Stonehenge road tunnel given go-ahead despite backlash

Grant Shapps gives approval for A303 to be tunnelled under ancient site in £1.7bn project

Traffic passes Stonehenge on the A303.
Traffic passes Stonehenge on the A303. Photograph: Matt Cardy/Getty Images
Traffic passes Stonehenge on the A303. Photograph: Matt Cardy/Getty Images

Last modified on Thu 12 Nov 2020 23.37 EST

The government has given the go-ahead for a controversial £1.7bn road tunnel under Stonehenge, as campaigners vowed to continue the battle to oppose it.

The transport secretary, Grant Shapps, overruled the recommendation of planning inspectors and approved a development consent order on Thursday that will allow the nearby A303 to be turned into a dual-carriageway tunnel under the ancient site.

Druids, green campaigners and archaeologists greeted the decision with dismay. There were predictions that objectors would travel from around the world to protest against the project.

The road scheme, designed to tackle traffic bottlenecks on a major route to south-west England, has bitterly divided opinion. Historic England and the National Trust argue that diverting the road underground would enhance the site.

The inspectors’ report, which recommended withholding consent, was delivered in January but not made public until now. The planning permission will include mitigation work, with inspectors acknowledging potential “substantial harm” to the cultural heritage, landscape and visual impact around Stonehenge.

An impression of the proposed tunnel.
An artist’s impression of the proposed tunnel. Photograph: Highways England

English Heritage welcomed the decision as a “landmark day for Stonehenge”. Its chief executive, Kate Mavor, said: “Placing the noisy and intrusive A303 within a tunnel will reunite Stonehenge with the surrounding prehistoric landscape and help future generations to better understand and appreciate this wonder of the world.”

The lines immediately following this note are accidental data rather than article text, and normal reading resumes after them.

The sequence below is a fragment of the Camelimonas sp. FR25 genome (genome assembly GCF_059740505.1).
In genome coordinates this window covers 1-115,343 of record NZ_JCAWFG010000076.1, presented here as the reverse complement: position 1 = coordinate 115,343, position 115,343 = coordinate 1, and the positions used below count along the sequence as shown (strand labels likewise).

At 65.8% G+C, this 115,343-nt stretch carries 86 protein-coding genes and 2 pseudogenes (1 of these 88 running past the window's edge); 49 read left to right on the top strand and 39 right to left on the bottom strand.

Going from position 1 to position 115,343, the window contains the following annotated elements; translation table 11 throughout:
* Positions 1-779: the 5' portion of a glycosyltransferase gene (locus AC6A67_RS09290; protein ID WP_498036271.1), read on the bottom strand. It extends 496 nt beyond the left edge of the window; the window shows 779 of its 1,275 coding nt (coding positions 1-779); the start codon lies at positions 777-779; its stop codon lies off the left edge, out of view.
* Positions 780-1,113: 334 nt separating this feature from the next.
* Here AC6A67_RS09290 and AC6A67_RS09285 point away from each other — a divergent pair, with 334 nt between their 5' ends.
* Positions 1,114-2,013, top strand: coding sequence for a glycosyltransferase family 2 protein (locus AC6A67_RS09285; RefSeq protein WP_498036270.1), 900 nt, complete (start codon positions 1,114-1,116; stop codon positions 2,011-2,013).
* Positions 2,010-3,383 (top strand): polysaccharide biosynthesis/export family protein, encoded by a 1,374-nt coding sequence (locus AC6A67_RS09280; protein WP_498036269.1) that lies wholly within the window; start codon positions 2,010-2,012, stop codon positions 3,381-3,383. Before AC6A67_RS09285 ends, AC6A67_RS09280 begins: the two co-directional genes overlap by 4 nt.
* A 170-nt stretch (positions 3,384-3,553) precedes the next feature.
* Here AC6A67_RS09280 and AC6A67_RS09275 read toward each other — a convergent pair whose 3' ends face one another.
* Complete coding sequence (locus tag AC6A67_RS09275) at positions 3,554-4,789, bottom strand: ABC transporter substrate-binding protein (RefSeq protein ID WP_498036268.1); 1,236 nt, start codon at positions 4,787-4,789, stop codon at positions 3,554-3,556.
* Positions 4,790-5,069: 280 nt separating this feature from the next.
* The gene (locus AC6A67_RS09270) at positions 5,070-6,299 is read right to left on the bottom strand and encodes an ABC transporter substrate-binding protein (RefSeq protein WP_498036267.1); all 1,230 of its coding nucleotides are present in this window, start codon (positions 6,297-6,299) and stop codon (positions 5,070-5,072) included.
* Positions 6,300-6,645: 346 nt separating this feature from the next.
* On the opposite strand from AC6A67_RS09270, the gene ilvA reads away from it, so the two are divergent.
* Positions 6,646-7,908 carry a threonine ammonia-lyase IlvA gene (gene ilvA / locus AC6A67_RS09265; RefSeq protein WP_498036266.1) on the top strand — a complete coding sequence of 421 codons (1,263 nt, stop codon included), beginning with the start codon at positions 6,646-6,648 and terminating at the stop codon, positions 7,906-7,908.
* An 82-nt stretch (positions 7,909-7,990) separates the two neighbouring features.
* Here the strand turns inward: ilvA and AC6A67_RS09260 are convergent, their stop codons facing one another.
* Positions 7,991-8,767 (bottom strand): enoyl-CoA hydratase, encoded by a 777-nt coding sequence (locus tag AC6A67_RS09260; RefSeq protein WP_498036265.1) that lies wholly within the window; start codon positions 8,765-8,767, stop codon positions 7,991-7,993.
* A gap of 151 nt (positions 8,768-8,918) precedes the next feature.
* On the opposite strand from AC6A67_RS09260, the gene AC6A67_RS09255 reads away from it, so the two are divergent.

Highways England said it would be a “sensitive and transformational” road scheme that would return the landscape towards its original setting and speed up journeys to and from the south-west.

It will build an eight-mile stretch of dual carriageway, including the two-mile tunnel under the world heritage site, about 50 metres further away from the stones than the existing A303 route. It said the works would avoid important archaeological sites and not intrude on winter solstice sunset views.

Derek Parody, Highways England’s project director for the scheme, said it would “conserve and enhance” the site, and that road builders were working closely with English Heritage, National Trust, Historic England and the independent A303 scientific committee.

At least one member of the committee, however, has warned that half a million artefacts could be lost in building the tunnel, whose portals are within the overall heritage site.

Campaigners have six weeks to seek a judicial review of the decision in the high court.

Tom Holland, the president of the Stonehenge Alliance, which launched a petition that has attracted 125,000 signatures to block the scheme, said: “We will continue to oppose it because we think this is a calamitous decision for millennia.”